Big things ahead for Tiny Homes


What’s not to love about the Tiny Home movement? Creative spaces, energy efficiency, environmentally friendly, transportable and cost effective! Grant Emans is the man behind Designer Eco (Tiny) Homes and has been receiving a lot of positive press with the creation of his latest tiny home. Having recently visited America, attending the Tiny Home Conference in North Carolina, a big thanks to Grant for taking the time to answer these questions and share his love of the tiny home movement.

There are so many possibilities for Tiny Homes in the Inner West and Designer Eco (Tiny) Homes is offering a $2000 cash back across their whole range of tiny homes to any “I Love the Inner West” member. Off valid till Christmas 2016. Just use the code: ILOVETHEINNERWEST with any enquiries.

How did you get interested in the tiny Home movement?
I have been in the residential housing industry all my working life, so when I came across the tiny house movement in the US it grabbed my attention straight away. And they are just so versatile. If you want to move, just hook up your tiny to the back of the car, and off you go! For a lot of people, Tiny homes will be the solution to their housing needs. They are the most all round sustainable housing option available to people on the market. They tick the box for energy efficiency, environmentally friendly, and economic viability.

How can a Tiny Home be adopted by Inner Westies who might not have a large block of land?
If you have the space for a single car, you have space for a tiny home! Sizes vary from 9m2-60m2. If there is no access point, then we can crane it in. They are all custom designed, so as long as you have some space we can get one to fit. But you may want to use it as a mobile office, art studio or weekender. A tiny home is a registered vehicle and can be parked on the street. Maybe one day you want to work by the ocean, or down the coast. Simply hook it up to your car and tow it away.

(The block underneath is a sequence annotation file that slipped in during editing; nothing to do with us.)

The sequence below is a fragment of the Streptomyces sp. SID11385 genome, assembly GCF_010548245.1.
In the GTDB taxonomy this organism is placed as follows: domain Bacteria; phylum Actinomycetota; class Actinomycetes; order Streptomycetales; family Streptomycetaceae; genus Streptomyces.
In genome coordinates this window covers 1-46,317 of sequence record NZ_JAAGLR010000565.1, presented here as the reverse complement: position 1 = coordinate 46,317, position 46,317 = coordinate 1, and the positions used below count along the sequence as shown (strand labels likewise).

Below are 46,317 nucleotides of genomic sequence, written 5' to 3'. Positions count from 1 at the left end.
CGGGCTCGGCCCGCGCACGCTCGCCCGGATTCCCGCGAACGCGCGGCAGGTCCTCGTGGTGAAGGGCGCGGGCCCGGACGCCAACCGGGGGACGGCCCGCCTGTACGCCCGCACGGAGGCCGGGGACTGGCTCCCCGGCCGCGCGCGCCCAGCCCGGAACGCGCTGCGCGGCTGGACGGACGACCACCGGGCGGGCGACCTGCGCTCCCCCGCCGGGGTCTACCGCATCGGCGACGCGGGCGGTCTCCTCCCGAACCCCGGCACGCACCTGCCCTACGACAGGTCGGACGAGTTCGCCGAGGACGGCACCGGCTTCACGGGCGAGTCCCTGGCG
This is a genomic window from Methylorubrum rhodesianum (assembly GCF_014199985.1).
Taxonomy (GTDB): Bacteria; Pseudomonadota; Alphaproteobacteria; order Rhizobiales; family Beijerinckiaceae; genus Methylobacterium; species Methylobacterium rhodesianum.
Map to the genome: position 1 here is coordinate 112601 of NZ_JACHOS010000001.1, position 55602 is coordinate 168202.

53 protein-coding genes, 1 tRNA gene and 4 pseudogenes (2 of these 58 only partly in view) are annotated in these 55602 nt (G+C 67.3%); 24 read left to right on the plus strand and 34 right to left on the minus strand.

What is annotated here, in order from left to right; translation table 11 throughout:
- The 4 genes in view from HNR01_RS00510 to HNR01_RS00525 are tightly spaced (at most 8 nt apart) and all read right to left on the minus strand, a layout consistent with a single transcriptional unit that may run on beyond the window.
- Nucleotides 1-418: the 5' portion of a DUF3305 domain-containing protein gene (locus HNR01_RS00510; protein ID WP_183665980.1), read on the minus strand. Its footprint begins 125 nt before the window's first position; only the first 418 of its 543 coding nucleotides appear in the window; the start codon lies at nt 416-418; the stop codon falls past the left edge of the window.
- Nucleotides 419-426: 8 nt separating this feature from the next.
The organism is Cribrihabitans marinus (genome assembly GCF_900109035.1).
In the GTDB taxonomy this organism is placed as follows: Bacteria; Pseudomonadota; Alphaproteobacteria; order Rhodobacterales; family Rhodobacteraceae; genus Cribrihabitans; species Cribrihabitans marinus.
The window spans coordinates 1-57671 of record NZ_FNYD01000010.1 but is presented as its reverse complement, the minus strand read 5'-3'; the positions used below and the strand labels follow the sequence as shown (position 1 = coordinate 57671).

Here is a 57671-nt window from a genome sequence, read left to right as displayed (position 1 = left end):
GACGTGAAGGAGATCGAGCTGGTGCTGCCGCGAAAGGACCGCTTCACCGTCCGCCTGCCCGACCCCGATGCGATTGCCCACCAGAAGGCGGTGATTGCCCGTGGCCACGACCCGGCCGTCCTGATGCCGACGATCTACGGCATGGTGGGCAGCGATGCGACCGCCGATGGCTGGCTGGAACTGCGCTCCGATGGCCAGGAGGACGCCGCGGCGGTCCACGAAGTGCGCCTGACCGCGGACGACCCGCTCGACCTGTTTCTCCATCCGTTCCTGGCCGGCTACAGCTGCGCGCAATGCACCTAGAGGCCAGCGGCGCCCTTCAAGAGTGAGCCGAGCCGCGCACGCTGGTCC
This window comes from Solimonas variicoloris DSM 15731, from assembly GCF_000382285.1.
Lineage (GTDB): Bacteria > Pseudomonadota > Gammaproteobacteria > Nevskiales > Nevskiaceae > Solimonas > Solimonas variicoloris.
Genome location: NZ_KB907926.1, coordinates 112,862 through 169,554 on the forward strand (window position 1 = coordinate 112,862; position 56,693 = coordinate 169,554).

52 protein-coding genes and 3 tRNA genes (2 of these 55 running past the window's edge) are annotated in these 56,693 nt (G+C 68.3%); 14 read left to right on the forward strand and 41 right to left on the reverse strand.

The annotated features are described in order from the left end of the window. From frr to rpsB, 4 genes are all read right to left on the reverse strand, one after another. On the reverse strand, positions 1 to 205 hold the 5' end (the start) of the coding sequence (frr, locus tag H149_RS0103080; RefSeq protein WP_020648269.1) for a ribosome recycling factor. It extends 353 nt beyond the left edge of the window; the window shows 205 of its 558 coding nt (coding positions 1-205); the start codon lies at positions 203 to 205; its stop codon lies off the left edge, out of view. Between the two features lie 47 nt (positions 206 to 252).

What are some of the benefits of a Tiny Home?
So many benefits! No lengthy council development application process, highly energy efficient for both heating / cooling and lighting and power usage, appropriate use of our precious natural resources to provide housing, completely transportable if you ever decide to move or sell, can be doubled in size by adding a side extension once delivered on site for added storage, lounge room, extra bedroom or just a little more space to entertain, and the most cost effective housing solution on the market today!


A tiny home maximises the use of our precious natural resources. Building a tiny home is a good choice in managing the environment. We all have to live somewhere, so we need to use these materials, but do you need to build a huge house for 1-2 people. Australian culture seems to say we do, but our environment will tell you otherwise.

As well as being an appropriate use of materials and resources, a tiny home is also extremely energy efficient. Full insulated walls and ceiling, double glazed windows and skylights allows temperature management for both summer and winter extremely easy. Your energy bill for heating and cooling will be almost none existent. Especially given that for all my tiny homes, solar with battery storage is a standard feature. For the lights, we incorporate a 12v system so that you don’t require any mains power. And if you want to be completely off grid for your power as well we can easily increase the size of the system.